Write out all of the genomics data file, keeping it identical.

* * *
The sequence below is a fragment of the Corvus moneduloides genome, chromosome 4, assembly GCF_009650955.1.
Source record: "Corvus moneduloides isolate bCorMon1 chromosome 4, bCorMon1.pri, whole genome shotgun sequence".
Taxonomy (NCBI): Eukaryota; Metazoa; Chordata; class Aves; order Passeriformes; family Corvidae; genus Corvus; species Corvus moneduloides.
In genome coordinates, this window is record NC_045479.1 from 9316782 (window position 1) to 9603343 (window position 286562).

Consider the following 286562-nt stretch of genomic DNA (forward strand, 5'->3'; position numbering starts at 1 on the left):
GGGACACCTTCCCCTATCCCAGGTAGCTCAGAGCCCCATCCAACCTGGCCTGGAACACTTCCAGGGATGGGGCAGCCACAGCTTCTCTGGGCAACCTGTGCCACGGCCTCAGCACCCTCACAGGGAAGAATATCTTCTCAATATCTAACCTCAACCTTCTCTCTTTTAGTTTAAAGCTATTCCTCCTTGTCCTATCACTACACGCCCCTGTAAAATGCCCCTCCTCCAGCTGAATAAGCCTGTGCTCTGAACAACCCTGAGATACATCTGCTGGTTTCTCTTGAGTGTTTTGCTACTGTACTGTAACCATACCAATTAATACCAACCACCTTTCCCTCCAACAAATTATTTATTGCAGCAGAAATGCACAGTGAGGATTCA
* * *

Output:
The sequence below is a fragment of the Corvus moneduloides genome, chromosome 4, assembly GCF_009650955.1.
Source record: "Corvus moneduloides isolate bCorMon1 chromosome 4, bCorMon1.pri, whole genome shotgun sequence".
Taxonomy (NCBI): Eukaryota; Metazoa; Chordata; class Aves; order Passeriformes; family Corvidae; genus Corvus; species Corvus moneduloides.
In genome coordinates, this window is record NC_045479.1 from 9316782 (window position 1) to 9603343 (window position 286562).

Consider the following 286562-nt stretch of genomic DNA (forward strand, 5'->3'; position numbering starts at 1 on the left):
GGGACACCTTCCCCTATCCCAGGTAGCTCAGAGCCCCATCCAACCTGGCCTGGAACACTTCCAGGGATGGGGCAGCCACAGCTTCTCTGGGCAACCTGTGCCACGGCCTCAGCACCCTCACAGGGAAGAATATCTTCTCAATATCTAACCTCAACCTTCTCTCTTTTAGTTTAAAGCTATTCCTCCTTGTCCTATCACTACACGCCCCTGTAAAATGCCCCTCCTCCAGCTGAATAAGCCTGTGCTCTGAACAACCCTGAGATACATCTGCTGGTTTCTCTTGAGTGTTTTGCTACTGTACTGTAACCATACCAATTAATACCAACCACCTTTCCCTCCAACAAATTATTTATTGCAGCAGAAATGCACAGTGAGGATTCA